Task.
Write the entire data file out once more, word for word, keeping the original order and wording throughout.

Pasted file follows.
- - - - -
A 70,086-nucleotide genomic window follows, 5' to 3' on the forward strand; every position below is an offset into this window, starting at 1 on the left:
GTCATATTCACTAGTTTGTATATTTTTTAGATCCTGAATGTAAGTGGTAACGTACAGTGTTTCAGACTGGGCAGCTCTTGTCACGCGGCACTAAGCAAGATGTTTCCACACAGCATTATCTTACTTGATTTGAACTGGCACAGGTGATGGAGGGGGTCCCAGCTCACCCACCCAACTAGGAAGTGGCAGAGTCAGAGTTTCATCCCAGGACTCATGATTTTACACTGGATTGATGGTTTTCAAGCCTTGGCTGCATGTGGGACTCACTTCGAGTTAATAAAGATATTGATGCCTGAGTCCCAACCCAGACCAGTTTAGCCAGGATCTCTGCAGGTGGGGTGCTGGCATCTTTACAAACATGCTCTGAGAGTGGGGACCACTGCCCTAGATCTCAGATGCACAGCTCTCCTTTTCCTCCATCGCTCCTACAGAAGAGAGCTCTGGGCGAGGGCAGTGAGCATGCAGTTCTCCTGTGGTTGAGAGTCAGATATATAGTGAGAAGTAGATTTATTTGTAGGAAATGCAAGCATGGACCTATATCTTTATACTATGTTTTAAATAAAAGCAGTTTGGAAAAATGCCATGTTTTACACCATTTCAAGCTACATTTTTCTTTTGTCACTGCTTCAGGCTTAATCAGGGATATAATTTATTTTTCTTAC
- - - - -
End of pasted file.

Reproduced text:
A 70,086-nucleotide genomic window follows, 5' to 3' on the forward strand; every position below is an offset into this window, starting at 1 on the left:
GTCATATTCACTAGTTTGTATATTTTTTAGATCCTGAATGTAAGTGGTAACGTACAGTGTTTCAGACTGGGCAGCTCTTGTCACGCGGCACTAAGCAAGATGTTTCCACACAGCATTATCTTACTTGATTTGAACTGGCACAGGTGATGGAGGGGGTCCCAGCTCACCCACCCAACTAGGAAGTGGCAGAGTCAGAGTTTCATCCCAGGACTCATGATTTTACACTGGATTGATGGTTTTCAAGCCTTGGCTGCATGTGGGACTCACTTCGAGTTAATAAAGATATTGATGCCTGAGTCCCAACCCAGACCAGTTTAGCCAGGATCTCTGCAGGTGGGGTGCTGGCATCTTTACAAACATGCTCTGAGAGTGGGGACCACTGCCCTAGATCTCAGATGCACAGCTCTCCTTTTCCTCCATCGCTCCTACAGAAGAGAGCTCTGGGCGAGGGCAGTGAGCATGCAGTTCTCCTGTGGTTGAGAGTCAGATATATAGTGAGAAGTAGATTTATTTGTAGGAAATGCAAGCATGGACCTATATCTTTATACTATGTTTTAAATAAAAGCAGTTTGGAAAAATGCCATGTTTTACACCATTTCAAGCTACATTTTTCTTTTGTCACTGCTTCAGGCTTAATCAGGGATATAATTTATTTTTCTTAC